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Ugh. Enough!
Authored by: tedw on Oct 18, '09 10:17:13AM
On the contrary, your comments suggest you have implicitly accepted the interpretation that using the $29 disk with Tiger is against the license and therefore "wrong", and based on that viewpoint, decided that a moral issue is attached to the discussion. By failing to recognize that the alternative interpretation where a person installing over Tiger in the honest belief that they are allowed to do so does not encounter in a morality choice, it may be you who has failed to follow my argument. Almost nobody in this thread is arguing along the lines of the validity and enforceability of EULAs and those that have installed over Tiger seem sincere in their belief that section C does not apply so the morality issue shouldn't even be a part of the discussion. Had they believed it isn't allowed but done so anyway, then yes, moral reasoning would have been involved but only a couple of comments fall into that category.
The argument that any behavior is ok so long as the person sincerely believed it was ok at the time they did it is (most likely) Stage 3 moral reasoning, in this case casting the person in the role of an 'innocent victim': someone who didn't know it was wrong and is therefore absolved of all responsibility. Unfortunately, that innocence is suspect to begin with (given the number of discussions on this topic floating around the internet) and was certainly tossed out the window by the third or fourth post on this thread. Anyone who has read this far is obliged to take this as a moral issue - even those few who honestly and in all innocence installed 10.6, since they now have to make a moral choice about whether to revert back to Tiger. Further, the claim that I am implicitly making value judgments also seems to be Stage 3 reasoning: you're reducing a primarily philosophical argument to a mere conflict between 'viewpoints', which allows you to equivocate on the moral issue.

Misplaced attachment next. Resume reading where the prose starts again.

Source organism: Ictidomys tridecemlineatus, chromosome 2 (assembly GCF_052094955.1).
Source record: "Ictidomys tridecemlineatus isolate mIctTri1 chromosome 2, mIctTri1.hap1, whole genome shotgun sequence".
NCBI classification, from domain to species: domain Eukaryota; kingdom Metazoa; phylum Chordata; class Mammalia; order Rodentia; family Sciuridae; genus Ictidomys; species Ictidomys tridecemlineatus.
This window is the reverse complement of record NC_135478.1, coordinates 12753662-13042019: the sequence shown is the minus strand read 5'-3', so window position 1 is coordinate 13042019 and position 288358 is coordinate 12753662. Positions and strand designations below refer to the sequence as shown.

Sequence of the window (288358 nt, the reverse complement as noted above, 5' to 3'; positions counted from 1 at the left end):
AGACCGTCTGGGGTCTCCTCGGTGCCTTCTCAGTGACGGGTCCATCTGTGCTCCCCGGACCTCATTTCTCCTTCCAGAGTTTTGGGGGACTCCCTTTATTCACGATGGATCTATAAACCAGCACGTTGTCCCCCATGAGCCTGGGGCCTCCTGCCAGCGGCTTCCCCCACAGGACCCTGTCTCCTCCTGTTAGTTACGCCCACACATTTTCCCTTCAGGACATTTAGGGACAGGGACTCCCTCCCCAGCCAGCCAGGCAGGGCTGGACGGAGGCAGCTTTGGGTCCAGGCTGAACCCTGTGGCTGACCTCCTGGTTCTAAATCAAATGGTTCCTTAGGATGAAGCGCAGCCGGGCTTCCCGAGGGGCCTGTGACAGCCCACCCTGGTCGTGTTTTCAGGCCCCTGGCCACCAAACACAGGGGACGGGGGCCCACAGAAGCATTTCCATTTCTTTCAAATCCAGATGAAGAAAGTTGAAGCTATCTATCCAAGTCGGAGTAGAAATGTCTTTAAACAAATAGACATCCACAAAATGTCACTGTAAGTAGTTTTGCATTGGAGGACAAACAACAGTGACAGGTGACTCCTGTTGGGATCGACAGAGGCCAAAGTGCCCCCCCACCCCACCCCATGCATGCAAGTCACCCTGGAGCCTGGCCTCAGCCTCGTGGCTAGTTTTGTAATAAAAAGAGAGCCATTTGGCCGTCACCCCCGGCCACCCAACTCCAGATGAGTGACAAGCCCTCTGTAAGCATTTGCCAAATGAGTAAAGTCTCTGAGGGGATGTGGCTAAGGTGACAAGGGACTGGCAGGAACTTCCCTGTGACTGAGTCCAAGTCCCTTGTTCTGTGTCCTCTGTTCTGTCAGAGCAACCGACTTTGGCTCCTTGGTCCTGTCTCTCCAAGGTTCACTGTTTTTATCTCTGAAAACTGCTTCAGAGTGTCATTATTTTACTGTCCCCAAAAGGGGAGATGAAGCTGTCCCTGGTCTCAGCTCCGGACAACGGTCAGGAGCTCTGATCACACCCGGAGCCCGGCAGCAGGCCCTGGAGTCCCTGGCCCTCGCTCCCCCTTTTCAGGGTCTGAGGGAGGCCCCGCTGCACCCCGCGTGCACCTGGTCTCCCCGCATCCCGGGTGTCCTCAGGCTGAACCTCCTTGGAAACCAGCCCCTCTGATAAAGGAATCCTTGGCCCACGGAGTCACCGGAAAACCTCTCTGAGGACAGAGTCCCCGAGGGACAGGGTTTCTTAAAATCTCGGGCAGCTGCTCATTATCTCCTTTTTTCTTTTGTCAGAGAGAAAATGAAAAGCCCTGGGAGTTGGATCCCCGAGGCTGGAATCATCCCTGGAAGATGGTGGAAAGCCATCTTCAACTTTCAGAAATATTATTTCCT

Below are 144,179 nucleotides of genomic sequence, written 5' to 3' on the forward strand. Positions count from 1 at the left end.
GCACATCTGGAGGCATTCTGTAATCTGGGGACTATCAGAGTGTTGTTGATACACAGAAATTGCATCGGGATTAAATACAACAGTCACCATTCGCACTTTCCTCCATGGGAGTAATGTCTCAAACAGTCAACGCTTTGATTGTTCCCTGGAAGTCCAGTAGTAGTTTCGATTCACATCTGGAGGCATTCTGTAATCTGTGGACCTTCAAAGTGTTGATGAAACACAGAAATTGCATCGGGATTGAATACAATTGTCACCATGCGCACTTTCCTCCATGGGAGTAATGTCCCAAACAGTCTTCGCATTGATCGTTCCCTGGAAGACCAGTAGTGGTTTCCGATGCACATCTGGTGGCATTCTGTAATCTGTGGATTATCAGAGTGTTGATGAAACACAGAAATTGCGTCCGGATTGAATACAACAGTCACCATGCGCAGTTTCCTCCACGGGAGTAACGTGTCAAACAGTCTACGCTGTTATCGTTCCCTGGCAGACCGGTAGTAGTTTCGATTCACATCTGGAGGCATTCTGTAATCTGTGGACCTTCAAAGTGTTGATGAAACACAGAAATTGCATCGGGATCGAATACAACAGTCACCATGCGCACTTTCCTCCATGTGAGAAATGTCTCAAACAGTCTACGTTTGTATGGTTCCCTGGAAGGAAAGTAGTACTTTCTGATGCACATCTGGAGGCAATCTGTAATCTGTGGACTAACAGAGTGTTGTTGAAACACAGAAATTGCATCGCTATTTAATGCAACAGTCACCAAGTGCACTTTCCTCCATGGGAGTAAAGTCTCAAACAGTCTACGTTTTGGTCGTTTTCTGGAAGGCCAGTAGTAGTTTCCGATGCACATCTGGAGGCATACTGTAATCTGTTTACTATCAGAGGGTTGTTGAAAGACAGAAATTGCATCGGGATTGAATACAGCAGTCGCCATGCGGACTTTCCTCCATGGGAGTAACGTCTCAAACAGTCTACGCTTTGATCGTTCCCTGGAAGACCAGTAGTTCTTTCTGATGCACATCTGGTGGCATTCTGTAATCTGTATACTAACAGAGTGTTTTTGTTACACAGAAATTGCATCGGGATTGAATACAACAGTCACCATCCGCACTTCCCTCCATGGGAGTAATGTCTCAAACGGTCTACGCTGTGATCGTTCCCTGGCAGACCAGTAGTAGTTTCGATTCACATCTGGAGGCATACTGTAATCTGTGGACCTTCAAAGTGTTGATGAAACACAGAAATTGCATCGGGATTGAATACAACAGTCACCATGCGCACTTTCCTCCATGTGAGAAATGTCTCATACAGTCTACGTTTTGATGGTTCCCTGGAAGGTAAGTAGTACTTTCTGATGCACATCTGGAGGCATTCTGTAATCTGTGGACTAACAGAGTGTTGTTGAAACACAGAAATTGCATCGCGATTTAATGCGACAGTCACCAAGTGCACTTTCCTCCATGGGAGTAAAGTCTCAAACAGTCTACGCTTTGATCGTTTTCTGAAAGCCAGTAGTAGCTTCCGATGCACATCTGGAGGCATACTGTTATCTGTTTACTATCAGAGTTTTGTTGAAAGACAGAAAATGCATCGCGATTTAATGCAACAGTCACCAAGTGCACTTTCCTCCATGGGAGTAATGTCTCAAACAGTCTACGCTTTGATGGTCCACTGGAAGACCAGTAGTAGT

moral reasoning is not how you answer a moral question, but how you approach it, including how you decide whether it's a moral question in the first place.

At the heart of the discussion lies the inability of the two sides to agree on what the license agreement allows.
Not quite. One side is arguing about what the SLA allows, the other side is arguing about what the SLA intends. Letter vs. Spirit of the document, with variations. That's a stage difference.
Further undermining the possibility of having a polite debate is that the "No" side seems predisposed to think that anybody taking the "Yes" side is doing so disingenuously, and immediately casting aspersions on their morality. The blindness to the opposing view or refusal to acknowledge the possible existence of an alternate opinion is reminiscent of trying to argue with religious fundamentalists (of any faith), so I agree with you in so far as productive debate being unlikely but disagree that differing levels of Kohlberg style moral functioning is to blame.
Granted that there are people who make that kind of judgement (that's Stage 4 reasoning: a belief that authoritative rules should be followed conscientiously for the good of everyone, and a consequent anger when they aren't). Granted also that there are those on the 'yes' side who seem to have no conception of the value of authoritative rules (which is pure Stage 2 reasoning). Kohlberg is a descriptive typology, not an ascriptive one, so it's not 'to blame' for anything. if you want to disagree about the description, we can discuss that, of course...

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